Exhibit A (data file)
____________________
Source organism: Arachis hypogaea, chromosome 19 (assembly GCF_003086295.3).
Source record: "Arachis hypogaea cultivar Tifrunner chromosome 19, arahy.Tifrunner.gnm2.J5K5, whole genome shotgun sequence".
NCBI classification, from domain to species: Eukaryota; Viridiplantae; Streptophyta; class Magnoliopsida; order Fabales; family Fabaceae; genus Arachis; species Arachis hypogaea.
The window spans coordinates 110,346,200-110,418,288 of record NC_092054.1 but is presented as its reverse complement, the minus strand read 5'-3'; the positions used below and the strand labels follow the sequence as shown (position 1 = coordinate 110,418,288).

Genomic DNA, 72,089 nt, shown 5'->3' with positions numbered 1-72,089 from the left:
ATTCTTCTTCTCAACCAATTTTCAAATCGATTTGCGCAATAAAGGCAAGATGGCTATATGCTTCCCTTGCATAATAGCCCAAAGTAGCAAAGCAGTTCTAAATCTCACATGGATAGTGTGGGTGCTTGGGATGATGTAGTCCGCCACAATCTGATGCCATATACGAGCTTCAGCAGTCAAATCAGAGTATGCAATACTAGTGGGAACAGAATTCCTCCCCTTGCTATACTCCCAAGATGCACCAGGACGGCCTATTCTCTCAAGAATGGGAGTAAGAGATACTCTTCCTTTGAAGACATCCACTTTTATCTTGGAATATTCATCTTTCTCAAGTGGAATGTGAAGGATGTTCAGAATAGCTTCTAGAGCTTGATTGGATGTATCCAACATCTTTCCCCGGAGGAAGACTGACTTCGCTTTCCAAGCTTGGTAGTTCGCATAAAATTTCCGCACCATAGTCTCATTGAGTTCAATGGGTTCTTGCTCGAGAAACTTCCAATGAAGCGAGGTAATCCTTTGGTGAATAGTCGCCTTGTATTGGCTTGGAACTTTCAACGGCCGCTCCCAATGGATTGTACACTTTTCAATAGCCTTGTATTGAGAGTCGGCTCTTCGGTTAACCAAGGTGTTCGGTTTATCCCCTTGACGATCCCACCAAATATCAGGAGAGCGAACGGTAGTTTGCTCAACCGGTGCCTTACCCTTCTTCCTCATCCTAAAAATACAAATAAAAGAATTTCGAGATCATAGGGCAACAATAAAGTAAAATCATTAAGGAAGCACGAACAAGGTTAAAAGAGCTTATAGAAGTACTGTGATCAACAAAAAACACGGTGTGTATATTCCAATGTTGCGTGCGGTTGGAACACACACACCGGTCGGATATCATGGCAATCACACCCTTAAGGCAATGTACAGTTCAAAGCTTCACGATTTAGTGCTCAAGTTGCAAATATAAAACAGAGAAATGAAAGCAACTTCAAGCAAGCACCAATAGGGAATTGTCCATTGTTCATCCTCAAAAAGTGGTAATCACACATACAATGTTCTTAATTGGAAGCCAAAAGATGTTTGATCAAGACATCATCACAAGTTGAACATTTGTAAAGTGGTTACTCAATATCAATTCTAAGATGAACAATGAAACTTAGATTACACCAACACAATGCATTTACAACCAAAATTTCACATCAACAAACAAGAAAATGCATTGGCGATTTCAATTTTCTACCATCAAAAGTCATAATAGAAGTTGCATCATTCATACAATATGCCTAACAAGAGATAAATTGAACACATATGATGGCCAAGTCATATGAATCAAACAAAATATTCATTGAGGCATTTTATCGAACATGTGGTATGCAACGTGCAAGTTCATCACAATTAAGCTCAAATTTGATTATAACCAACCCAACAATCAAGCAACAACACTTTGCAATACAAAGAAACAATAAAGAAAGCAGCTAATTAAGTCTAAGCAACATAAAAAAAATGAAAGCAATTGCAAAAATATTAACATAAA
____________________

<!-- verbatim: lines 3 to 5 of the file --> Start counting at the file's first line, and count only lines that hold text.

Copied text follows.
NCBI classification, from domain to species: Eukaryota; Viridiplantae; Streptophyta; class Magnoliopsida; order Fabales; family Fabaceae; genus Arachis; species Arachis hypogaea.
The window spans coordinates 110,346,200-110,418,288 of record NC_092054.1 but is presented as its reverse complement, the minus strand read 5'-3'; the positions used below and the strand labels follow the sequence as shown (position 1 = coordinate 110,418,288).

Genomic DNA, 72,089 nt, shown 5'->3' with positions numbered 1-72,089 from the left: